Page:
On Wednesday of this week, in Philadelphia, I was saddened but honored to be a co-officiant at the funeral service for Rabbi Aaron Landes, a prominent rabbi in Elkins Park, Pennsylvania for many years. Both as President of the Rabbinical Assembly and as a long-time friend of the family – his in-laws had been members of my congregation for over fifty years – it was a deeply meaningful experience for me.
What made the experience unique was that Rabbi Landes’ outstanding accomplishment as a pulpit rabbi was only one facet of his rabbinic career. He was also a retired Admiral in the United States Navy Chaplaincy Corp, having served both in active duty and in the reserves for thirty-four years. He was among the highest-ranking rabbis ever to serve in the Navy chaplaincy.
Like most American Jews, up until the past few years, I knew next to nothing about the military chaplaincy and the rabbis who served in it. As a pulpit rabbi, I have had many encounters with hospital chaplains, but very, very few with military chaplains. After all, I thought (as so many do), how many Jews are there in the military anyway? How important could their work possibly be when there are, relatively speaking, so few Jews to minister to in that context?
The short answer to the question of how many Jews there are in the military is “far fewer than non-Jews,” but that is not really the issue. Whether there are few or many, they, too, are entitled to have their spiritual needs met and nourished. Further, Jewish chaplains don’t minister only to Jews.
With the death of Rabbi Hershel Schacter in March of 2013, the American public – and large portions of the Jewish community – were provided a window into the invaluable and difficult work that Jewish chaplains performed during the Second World War when the New York Times ran a front-page article on him. Rabbi Schacter, of blessed memory, was among the first American troops to enter the Buchenwald concentration camp upon its liberation, and the image of him leading a Shavuot service for the emaciated survivors is among the more enduring images of that awful time.
But it was my son-in-law Rabbi (Lt.) Yonatan Warren’s entry into the Navy chaplaincy two years ago that brought me even closer to a branch of rabbinic practice that I had little real-time experience with.
My son-in-law is based in Okinawa, where there are some thirty thousand American military personnel of all branches of the armed services. There are a decent number of Jews among them, including a small population of expatriates from America and other countries who now make Okinawa their home. His duties have shifted somewhat but when he was the “base chaplain,” he ran Shabbat and holiday services, organized special holiday events, taught classes and made sure there was as much kosher food as possible for purchase and also in the commissary. There were always a good number of non-Jews who would show up at services and holiday meals, and that is a key fact.
The most important thing to know about military chaplains is that their orders are to service all personnel, regardless of faith or lack thereof. People tend not to adequately appreciate what that means. He is not required, nor allowed, to officiate at a mass for Catholics, or a service for Buddhists. But he isr equired to counsel them, to care for them, and to minister to their needs. If a Muslim soldier comes to a Jewish chaplain and says that he needs prayer mats, that chaplain is every bit as much obligated to help the Muslim as she is a Jew who would say that he needs siddurim. If a sailor violates a rule and winds up in the brig, the Jewish chaplain would visit him/her regardless of religious orientation. The various kinds of counseling that chaplains are called upon to perform are not religion-specific. They deal mostly with universal conditions of the human spirit.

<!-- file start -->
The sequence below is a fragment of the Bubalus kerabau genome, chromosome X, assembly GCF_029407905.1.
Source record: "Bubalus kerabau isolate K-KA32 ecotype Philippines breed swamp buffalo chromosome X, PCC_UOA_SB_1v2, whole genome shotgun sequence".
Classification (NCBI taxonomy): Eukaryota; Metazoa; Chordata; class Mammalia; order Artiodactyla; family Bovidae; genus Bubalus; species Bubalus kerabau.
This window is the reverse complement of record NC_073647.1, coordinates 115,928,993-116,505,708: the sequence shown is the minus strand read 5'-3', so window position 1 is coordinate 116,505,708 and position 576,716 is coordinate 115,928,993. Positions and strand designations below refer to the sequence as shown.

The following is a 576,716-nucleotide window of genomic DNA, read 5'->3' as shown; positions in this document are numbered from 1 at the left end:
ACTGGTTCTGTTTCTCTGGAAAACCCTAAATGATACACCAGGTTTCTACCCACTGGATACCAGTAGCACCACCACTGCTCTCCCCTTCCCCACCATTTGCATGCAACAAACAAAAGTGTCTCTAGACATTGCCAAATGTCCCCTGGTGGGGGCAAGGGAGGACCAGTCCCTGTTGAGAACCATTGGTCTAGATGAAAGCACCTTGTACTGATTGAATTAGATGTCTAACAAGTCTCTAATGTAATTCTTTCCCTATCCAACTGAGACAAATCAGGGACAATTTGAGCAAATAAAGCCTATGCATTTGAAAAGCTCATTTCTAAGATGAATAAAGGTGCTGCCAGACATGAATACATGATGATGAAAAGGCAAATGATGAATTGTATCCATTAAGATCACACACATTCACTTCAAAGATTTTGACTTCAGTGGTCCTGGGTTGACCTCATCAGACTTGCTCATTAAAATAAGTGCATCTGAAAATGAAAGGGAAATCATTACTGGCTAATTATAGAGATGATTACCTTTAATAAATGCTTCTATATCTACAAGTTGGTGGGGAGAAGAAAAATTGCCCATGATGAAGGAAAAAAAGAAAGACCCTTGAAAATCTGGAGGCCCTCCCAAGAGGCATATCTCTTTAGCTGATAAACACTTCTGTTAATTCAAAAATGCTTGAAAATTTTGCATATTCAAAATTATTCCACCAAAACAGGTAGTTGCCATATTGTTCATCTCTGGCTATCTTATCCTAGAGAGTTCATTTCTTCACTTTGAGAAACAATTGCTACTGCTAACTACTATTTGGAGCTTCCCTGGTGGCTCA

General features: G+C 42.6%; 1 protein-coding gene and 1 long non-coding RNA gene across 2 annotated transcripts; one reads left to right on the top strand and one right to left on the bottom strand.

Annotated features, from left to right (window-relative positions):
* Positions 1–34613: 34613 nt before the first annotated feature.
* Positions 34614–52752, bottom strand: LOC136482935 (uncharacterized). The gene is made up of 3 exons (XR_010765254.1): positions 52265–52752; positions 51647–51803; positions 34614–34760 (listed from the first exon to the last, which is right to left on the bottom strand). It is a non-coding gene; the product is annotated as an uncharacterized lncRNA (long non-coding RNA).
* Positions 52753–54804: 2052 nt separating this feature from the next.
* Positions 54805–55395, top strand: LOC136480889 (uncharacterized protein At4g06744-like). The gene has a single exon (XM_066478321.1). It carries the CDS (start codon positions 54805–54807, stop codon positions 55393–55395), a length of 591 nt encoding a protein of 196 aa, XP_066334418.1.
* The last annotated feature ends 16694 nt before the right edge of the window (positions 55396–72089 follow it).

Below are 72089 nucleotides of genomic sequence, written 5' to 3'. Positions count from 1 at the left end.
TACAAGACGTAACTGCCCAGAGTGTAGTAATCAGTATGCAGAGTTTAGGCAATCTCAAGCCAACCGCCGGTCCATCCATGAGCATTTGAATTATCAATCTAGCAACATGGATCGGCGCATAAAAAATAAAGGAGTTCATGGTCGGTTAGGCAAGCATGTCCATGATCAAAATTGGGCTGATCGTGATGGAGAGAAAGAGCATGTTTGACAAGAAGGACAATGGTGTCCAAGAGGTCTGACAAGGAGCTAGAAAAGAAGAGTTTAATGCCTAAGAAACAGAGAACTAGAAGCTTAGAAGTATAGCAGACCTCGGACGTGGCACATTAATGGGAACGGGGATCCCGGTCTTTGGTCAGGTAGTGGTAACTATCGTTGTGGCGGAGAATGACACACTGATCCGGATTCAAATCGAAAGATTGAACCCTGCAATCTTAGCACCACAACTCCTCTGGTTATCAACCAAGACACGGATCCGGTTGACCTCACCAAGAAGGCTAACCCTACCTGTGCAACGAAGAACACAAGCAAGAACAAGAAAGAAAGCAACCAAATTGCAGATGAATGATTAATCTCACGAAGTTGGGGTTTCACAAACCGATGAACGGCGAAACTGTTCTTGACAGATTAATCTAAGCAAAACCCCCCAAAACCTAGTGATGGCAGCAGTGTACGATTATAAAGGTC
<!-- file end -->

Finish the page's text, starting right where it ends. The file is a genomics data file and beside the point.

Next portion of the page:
Of the many things my son-in-law has told us about his work since being in Okinawa, the one that resonated most powerfully with me, whether it is on a ship, as he was when recently deployed, or on his base, is that what he tries hardest to do, as much as he can, is to walk around being nice to people… just being a warm and friendly presence.
Think about it. The military is not a setting in which the average interaction with others, particularly superiors, is warm and fuzzy. By and large, the military personnel who serve in the standing army are young, and far from home, family, and everything familiar to them. Chaplains represent their religious traditions, and of course that is their special duty. But in addition, they represent a caring presence, someone who will listen to a homesick Marine or a young recruit in trouble and scared. In times of crisis, they are the ones who bring solace and strength to those who serve, and especially to those who are in harm’s way.
On good days, I allow myself to think that I do important work in my rabbinate. I value my own work. But I do believe that the work of a military chaplain – in this instance, a Navy chaplain – is particularly challenging, and deserves the respect and gratitude of us all. Yoni, this one’s for you. Men like Rabbi Landes paved a way for you and your colleagues to follow, and he was deeply gratified to know that the work that was so important to him is equally important to this generation of rabbis. We all salute you!
Rabbi Gerald C. Skolnik is the spiritual leader of the Forest Hills Jewish Center in Queens.